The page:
Parenting Tip: The ”Big Picture” of Life

In the late 90s I learned about emotional maturity from Dr. Jim Wilder. His organization, Life Model Works, has a detail list of needs and tasks pertinent to each emotional maturity stage of life.  One of the maturity tasks for children towards the end of the Child Stage (ages 4-13) is to learn the “big picture” of life. “What does that mean?” you might ask.  “And how do I help my children learn it?” Here is one way to help a child learn what this means.

Draw (or have them draw) a road with a fork in it.  Talk about the two forks. The left fork represents that we can walk with Jesus and live as He wants us to live. The right fork represents that we can make choices that will take us away from how Jesus wants us to live. What we want to consider is a very important question—“What will my life be like in 5 years if I choose the left fork?”  Talk about how old the child will be in 5 years.  Then discuss the question using 10 years as the example.

If you have a teen who is already leaning towards the left fork, it can be helpful to them to think about what their life will be like in 5 and then 10 years if they continue the direction they are going.  Doing this exercise has to be done in a loving manner.  The most important thing we can do with our children regardless of their age is to love them unconditionally, communicate that we are glad to be with them no matter what, and remember and practice that relationships are more important than problems. Make the fork in the road part of your conversations, but not as a tool to discipline.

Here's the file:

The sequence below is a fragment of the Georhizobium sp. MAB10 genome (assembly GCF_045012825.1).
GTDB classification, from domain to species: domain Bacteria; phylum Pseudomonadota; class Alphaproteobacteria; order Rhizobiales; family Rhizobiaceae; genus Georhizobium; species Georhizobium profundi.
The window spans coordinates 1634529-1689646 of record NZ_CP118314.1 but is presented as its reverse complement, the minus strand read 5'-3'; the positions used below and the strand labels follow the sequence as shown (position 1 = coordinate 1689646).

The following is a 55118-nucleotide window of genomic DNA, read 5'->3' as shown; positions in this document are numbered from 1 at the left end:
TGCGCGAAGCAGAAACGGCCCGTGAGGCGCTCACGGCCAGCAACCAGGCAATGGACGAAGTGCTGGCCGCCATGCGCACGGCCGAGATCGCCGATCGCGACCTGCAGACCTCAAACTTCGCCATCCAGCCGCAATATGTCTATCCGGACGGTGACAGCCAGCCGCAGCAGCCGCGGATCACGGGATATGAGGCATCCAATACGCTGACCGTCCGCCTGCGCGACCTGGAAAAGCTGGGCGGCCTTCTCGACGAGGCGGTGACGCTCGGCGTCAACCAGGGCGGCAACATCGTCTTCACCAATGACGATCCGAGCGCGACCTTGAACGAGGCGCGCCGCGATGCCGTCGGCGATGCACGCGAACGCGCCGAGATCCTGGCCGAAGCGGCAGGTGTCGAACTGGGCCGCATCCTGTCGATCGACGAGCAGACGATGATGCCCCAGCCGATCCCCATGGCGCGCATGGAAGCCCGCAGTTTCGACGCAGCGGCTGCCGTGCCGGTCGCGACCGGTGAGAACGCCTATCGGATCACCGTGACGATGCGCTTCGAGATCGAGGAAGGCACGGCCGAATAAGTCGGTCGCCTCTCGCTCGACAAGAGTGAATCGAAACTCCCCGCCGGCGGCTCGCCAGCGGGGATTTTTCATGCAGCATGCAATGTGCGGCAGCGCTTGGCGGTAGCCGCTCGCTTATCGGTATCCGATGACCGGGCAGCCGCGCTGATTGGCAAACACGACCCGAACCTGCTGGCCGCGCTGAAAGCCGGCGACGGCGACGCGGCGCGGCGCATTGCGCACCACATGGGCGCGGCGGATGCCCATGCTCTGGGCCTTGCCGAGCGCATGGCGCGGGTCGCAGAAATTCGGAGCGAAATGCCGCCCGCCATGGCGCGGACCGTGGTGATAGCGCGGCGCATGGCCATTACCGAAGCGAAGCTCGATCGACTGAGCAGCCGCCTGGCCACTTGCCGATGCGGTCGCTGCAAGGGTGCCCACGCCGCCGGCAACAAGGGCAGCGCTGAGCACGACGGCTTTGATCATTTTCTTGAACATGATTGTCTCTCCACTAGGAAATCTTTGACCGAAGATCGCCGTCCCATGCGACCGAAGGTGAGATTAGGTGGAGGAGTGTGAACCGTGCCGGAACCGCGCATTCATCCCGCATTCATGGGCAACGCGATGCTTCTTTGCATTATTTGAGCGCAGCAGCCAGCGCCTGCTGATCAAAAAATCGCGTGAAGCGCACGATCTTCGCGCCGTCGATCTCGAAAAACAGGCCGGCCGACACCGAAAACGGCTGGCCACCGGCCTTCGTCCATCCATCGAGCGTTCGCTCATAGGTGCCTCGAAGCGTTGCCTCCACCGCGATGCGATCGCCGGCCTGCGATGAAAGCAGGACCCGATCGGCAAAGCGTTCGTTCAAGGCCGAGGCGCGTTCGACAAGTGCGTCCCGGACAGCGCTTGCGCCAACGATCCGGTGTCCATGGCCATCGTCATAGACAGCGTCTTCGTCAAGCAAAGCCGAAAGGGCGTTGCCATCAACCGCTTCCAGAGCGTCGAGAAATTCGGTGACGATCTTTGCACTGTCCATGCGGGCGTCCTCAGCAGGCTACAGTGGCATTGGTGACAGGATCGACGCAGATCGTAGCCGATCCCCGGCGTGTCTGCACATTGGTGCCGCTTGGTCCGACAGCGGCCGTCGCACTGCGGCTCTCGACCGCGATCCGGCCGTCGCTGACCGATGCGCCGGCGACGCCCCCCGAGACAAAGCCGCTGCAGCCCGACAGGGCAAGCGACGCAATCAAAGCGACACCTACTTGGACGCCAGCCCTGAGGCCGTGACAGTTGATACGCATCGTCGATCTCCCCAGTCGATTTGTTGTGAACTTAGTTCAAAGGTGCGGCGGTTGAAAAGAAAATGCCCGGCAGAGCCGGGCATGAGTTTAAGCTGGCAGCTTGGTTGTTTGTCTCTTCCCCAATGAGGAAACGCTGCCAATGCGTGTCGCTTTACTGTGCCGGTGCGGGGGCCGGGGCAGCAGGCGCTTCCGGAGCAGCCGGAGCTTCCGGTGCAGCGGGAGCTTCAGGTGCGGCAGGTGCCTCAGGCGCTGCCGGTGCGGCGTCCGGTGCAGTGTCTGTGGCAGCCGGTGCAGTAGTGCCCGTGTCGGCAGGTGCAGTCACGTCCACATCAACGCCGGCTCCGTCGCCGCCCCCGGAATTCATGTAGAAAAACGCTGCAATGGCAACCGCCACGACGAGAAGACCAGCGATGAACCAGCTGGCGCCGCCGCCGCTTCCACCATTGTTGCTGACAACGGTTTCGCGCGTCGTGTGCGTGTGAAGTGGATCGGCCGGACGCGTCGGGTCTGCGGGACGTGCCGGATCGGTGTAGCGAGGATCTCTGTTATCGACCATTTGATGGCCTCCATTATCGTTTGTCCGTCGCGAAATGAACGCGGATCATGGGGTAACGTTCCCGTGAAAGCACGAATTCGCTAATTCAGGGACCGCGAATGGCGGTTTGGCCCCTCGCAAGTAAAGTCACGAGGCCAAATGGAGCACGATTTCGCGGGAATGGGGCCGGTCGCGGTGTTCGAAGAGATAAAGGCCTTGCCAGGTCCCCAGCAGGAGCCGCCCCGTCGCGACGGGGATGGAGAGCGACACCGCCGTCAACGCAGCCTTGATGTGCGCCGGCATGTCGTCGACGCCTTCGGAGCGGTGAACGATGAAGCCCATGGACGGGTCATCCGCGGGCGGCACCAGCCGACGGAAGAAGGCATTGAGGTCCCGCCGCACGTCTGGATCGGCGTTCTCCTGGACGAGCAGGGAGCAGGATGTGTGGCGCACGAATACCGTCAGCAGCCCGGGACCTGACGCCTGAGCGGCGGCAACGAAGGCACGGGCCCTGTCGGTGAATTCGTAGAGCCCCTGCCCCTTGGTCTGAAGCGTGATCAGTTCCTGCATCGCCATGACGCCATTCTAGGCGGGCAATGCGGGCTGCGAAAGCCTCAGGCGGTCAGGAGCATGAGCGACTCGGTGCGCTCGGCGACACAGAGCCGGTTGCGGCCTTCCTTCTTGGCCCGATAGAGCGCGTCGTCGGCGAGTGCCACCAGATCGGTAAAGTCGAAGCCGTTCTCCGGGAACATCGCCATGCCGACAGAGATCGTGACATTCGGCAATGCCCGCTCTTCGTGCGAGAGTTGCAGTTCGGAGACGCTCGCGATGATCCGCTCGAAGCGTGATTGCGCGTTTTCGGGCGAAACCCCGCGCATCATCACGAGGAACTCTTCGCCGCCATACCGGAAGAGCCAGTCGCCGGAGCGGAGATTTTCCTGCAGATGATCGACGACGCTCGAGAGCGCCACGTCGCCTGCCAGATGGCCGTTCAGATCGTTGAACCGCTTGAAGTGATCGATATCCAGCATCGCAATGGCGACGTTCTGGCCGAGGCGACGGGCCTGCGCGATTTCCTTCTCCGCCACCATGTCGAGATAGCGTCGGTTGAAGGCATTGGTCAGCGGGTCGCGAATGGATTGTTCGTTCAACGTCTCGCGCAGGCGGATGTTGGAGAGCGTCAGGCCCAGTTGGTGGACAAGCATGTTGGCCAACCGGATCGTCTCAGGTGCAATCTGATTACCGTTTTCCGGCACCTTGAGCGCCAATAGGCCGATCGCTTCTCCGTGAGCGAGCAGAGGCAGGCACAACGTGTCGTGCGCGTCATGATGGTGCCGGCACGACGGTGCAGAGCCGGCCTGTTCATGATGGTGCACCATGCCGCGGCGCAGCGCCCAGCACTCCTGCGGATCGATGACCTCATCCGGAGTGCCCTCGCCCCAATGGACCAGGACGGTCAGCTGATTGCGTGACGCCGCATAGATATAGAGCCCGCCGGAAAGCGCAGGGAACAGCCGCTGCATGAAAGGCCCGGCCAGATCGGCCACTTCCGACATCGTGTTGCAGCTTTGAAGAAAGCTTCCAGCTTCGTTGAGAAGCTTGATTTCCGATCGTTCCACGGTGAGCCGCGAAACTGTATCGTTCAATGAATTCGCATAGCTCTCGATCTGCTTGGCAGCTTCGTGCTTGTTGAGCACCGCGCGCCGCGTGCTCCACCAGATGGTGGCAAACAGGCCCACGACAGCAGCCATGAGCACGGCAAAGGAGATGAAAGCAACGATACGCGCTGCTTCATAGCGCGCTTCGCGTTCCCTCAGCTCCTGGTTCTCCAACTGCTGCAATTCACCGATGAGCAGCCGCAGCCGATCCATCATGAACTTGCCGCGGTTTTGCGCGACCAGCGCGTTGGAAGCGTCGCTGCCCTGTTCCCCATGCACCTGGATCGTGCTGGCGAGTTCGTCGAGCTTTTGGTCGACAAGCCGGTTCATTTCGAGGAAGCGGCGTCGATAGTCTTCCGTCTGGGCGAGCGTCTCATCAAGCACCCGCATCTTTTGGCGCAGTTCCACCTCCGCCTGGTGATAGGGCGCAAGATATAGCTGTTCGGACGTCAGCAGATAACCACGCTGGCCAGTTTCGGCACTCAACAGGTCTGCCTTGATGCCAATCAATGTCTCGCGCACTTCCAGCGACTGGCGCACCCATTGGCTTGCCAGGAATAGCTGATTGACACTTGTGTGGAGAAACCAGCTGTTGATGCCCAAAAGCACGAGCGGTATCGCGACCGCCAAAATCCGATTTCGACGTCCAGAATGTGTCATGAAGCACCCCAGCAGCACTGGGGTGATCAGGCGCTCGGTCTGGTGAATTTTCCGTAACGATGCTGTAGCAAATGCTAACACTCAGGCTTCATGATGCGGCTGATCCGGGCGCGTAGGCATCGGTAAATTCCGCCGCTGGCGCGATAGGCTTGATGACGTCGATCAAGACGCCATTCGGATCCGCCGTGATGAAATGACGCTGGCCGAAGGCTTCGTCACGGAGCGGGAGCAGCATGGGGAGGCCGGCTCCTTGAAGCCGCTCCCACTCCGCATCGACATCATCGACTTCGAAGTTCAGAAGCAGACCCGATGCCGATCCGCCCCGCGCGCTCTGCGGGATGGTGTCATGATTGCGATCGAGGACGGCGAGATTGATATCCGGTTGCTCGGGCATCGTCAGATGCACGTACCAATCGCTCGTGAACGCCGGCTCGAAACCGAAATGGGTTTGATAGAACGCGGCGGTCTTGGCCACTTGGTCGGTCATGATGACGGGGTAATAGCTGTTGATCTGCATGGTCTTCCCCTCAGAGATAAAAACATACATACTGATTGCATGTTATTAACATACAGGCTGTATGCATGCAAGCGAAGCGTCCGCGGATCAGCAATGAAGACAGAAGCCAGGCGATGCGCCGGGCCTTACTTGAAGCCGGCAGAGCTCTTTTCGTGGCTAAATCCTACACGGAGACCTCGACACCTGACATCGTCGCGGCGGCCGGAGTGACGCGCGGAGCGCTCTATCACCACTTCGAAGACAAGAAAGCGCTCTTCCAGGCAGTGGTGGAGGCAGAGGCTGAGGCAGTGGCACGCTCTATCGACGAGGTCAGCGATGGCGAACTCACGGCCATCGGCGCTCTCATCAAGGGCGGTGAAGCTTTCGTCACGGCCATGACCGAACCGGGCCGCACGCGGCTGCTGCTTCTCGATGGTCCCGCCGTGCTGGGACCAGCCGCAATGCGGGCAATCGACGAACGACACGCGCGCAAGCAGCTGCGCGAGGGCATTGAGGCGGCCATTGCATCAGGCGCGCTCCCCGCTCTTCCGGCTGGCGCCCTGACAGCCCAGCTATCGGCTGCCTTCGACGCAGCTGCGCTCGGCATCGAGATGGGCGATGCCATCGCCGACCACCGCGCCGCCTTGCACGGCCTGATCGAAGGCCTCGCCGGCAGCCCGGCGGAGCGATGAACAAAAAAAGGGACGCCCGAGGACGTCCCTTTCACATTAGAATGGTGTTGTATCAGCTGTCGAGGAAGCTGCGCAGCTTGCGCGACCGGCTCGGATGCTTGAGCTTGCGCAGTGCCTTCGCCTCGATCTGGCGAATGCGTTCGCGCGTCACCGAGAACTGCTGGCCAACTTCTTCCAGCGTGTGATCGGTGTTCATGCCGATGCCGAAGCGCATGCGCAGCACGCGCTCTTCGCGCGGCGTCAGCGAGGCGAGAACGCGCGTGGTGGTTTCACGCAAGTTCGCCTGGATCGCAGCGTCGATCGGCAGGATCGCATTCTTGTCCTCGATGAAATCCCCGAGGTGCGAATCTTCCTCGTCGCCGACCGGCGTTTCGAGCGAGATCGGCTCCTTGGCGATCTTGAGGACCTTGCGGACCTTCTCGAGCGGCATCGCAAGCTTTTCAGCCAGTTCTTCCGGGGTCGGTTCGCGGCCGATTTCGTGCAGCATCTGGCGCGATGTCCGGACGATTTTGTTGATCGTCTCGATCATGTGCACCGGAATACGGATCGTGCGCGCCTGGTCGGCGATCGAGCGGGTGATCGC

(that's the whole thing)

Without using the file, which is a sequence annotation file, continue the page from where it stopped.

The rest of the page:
The lists are also in myHandbook to Joy-Filled Parenting.Left or right? stock photo


About Barbara Moon

I am an ordinary person who walks with an extraordinary God. I love to share what He has done in my life. I love to help parents with their kid questions. I love to teach little ones to swim. I love to study and learn new things and for the last ten years I have been focusing on how the brain works in connection with joyful relationships, how that affects development, maturity and trauma recovery. When not writing, my days are full of family, (especially grandchildren), mentoring, counseling, sewing, and reading.
This entry was posted in Current joyful musings, Instilling Maturity & Other Parenting Tips, Parenting and tagged , , , . Bookmark the permalink.

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